The Campaign for a Commercial-Free Childhood—a children's privacy advocacy group—released a petition today calling for Mattel to cease production of Hello Barbie, an "interactive" doll created in the hopes of reviving the toymaker's stumbling brand.
Angela Campbell, faculty adviser at Georgetown University's Center on Privacy and Technology, said in a statement:
"If I had a young child, I would be very concerned that my child's intimate conversations with her doll were being recorded and analyzed. In Mattel's demo, Barbie asks many questions that would elicit a great deal of information about a child, her interests, and her family. This information could be of great value to advertisers and be used to market unfairly to children."
According to the Washington Post, the doll works by recording children's speech with an embedded microphone and then transmitting that data over the Internet, a process advocates are calling "creepy" but that executives maintain would never be used "for anything to do with marketing or publicity or any of that stuff." From the Washington Post:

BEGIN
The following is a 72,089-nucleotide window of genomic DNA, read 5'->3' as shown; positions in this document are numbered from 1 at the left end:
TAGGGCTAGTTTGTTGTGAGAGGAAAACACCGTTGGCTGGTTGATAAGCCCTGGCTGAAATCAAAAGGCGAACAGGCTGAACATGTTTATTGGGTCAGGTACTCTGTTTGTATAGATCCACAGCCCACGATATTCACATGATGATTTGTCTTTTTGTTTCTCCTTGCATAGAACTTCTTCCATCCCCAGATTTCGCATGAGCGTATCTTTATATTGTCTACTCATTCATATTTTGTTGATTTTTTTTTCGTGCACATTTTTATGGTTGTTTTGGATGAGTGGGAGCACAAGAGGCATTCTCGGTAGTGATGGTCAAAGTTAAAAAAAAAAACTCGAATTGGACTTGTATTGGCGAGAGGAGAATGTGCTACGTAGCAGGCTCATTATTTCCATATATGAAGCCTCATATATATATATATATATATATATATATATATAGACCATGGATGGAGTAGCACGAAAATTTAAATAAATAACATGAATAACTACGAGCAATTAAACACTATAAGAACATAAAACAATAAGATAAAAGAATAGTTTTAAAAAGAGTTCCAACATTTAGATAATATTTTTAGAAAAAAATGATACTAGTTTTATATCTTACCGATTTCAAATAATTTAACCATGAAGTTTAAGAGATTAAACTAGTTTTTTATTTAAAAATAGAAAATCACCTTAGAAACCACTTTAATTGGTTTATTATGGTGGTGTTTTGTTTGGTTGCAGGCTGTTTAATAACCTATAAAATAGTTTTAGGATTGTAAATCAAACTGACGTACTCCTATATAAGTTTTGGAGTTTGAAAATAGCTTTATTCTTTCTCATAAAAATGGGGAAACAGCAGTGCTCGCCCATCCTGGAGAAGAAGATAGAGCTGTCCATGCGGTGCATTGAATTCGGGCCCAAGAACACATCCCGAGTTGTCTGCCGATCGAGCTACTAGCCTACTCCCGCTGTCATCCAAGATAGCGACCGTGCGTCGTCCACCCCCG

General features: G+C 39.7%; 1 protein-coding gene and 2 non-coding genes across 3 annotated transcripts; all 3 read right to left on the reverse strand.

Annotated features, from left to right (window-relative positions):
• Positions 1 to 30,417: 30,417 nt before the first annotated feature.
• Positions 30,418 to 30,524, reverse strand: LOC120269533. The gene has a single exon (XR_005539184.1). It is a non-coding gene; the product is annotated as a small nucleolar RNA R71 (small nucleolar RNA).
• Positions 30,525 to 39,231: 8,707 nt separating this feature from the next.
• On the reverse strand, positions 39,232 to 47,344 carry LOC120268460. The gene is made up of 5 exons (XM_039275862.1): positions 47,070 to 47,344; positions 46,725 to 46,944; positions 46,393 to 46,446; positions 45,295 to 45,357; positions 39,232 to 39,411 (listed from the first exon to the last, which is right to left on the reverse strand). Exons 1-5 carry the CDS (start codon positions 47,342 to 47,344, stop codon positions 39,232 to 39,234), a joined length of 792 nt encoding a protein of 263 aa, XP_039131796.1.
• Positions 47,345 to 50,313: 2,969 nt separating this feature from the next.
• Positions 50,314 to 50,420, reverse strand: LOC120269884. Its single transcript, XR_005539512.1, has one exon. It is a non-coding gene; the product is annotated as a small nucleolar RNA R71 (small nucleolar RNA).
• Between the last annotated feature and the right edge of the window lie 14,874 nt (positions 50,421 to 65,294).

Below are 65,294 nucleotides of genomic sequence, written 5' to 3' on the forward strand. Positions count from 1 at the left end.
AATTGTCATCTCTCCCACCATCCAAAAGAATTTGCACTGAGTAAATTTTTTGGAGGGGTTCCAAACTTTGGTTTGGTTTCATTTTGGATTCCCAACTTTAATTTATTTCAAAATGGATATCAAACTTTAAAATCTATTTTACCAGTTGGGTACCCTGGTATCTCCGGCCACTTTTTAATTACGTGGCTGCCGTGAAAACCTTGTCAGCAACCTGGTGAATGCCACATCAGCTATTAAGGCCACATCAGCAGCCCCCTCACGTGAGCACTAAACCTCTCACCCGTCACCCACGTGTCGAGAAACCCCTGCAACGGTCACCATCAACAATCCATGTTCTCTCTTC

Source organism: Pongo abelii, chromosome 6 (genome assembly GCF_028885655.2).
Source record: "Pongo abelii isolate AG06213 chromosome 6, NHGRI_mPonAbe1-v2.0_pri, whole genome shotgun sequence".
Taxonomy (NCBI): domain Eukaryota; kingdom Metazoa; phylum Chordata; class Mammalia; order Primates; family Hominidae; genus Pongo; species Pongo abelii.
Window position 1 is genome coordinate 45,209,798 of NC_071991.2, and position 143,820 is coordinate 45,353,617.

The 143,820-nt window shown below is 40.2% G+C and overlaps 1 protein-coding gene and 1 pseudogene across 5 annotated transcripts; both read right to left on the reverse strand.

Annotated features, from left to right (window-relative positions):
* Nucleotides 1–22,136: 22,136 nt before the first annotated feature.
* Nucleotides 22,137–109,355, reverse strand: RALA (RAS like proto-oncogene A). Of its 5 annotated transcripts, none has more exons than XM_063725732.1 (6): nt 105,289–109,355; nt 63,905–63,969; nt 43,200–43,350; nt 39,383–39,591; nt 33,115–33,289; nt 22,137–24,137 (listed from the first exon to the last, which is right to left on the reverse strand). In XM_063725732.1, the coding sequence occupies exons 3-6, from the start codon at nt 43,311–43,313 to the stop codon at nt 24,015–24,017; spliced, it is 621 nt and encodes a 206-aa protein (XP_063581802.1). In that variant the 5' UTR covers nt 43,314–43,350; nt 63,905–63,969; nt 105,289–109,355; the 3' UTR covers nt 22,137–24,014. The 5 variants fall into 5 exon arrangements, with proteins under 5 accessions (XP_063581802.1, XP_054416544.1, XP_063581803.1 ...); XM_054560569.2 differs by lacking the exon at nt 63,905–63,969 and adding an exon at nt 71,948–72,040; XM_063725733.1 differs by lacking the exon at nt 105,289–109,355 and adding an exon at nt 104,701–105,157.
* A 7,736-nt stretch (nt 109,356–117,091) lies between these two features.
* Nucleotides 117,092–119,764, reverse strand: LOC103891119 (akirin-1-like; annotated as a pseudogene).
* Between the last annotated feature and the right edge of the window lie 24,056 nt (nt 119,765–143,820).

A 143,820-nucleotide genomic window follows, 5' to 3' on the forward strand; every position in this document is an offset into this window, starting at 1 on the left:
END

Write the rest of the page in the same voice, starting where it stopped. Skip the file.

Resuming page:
To chat with Hello Barbie, kids must press a button on the doll. (The doll is still in prototype form, but at least for now the button is on Barbie's belt buckle.) The doll is only "listening" when that button is depressed. The audio recording then travels over a WiFi connection to ToyTalk's cloud-based servers, where that snippet of speech is recognized and processed. Barbie then makes an appropriate response.
Here's the kicker: "ToyTalk has said parents can opt to receive daily or weekly e-mails that allow them to access the audio files of their child's conversations with Hello Barbie." Can you imagine? Where would I be today if my parents had heard all the fucked up nonsense I whispered to my dolls?
Image via Associated Press
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